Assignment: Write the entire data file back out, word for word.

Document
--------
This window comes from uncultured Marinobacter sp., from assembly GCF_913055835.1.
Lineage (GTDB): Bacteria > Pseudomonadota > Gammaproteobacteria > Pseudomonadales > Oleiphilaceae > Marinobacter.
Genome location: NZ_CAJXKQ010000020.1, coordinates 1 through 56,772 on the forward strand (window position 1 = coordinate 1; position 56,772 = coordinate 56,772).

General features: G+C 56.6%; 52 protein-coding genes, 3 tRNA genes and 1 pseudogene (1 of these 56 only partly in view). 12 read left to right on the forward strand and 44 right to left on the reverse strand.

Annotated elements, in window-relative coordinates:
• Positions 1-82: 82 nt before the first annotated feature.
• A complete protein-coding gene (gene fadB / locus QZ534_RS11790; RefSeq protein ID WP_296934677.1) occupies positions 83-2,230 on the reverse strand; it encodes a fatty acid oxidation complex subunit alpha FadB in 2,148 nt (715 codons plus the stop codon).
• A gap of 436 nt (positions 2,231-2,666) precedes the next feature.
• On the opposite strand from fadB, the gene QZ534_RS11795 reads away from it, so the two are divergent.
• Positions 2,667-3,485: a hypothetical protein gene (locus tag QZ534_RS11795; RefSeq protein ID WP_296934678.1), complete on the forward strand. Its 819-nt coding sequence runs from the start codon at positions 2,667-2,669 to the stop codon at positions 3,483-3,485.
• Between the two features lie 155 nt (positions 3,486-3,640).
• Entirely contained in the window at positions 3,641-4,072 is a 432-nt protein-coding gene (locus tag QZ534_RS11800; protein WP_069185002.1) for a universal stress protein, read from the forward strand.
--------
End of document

This window comes from uncultured Marinobacter sp., from assembly GCF_913055835.1.
Lineage (GTDB): Bacteria > Pseudomonadota > Gammaproteobacteria > Pseudomonadales > Oleiphilaceae > Marinobacter.
Genome location: NZ_CAJXKQ010000020.1, coordinates 1 through 56,772 on the forward strand (window position 1 = coordinate 1; position 56,772 = coordinate 56,772).

General features: G+C 56.6%; 52 protein-coding genes, 3 tRNA genes and 1 pseudogene (1 of these 56 only partly in view). 12 read left to right on the forward strand and 44 right to left on the reverse strand.

Annotated elements, in window-relative coordinates:
• Positions 1-82: 82 nt before the first annotated feature.
• A complete protein-coding gene (gene fadB / locus QZ534_RS11790; RefSeq protein ID WP_296934677.1) occupies positions 83-2,230 on the reverse strand; it encodes a fatty acid oxidation complex subunit alpha FadB in 2,148 nt (715 codons plus the stop codon).
• A gap of 436 nt (positions 2,231-2,666) precedes the next feature.
• On the opposite strand from fadB, the gene QZ534_RS11795 reads away from it, so the two are divergent.
• Positions 2,667-3,485: a hypothetical protein gene (locus tag QZ534_RS11795; RefSeq protein ID WP_296934678.1), complete on the forward strand. Its 819-nt coding sequence runs from the start codon at positions 2,667-2,669 to the stop codon at positions 3,483-3,485.
• Between the two features lie 155 nt (positions 3,486-3,640).
• Entirely contained in the window at positions 3,641-4,072 is a 432-nt protein-coding gene (locus tag QZ534_RS11800; protein WP_069185002.1) for a universal stress protein, read from the forward strand.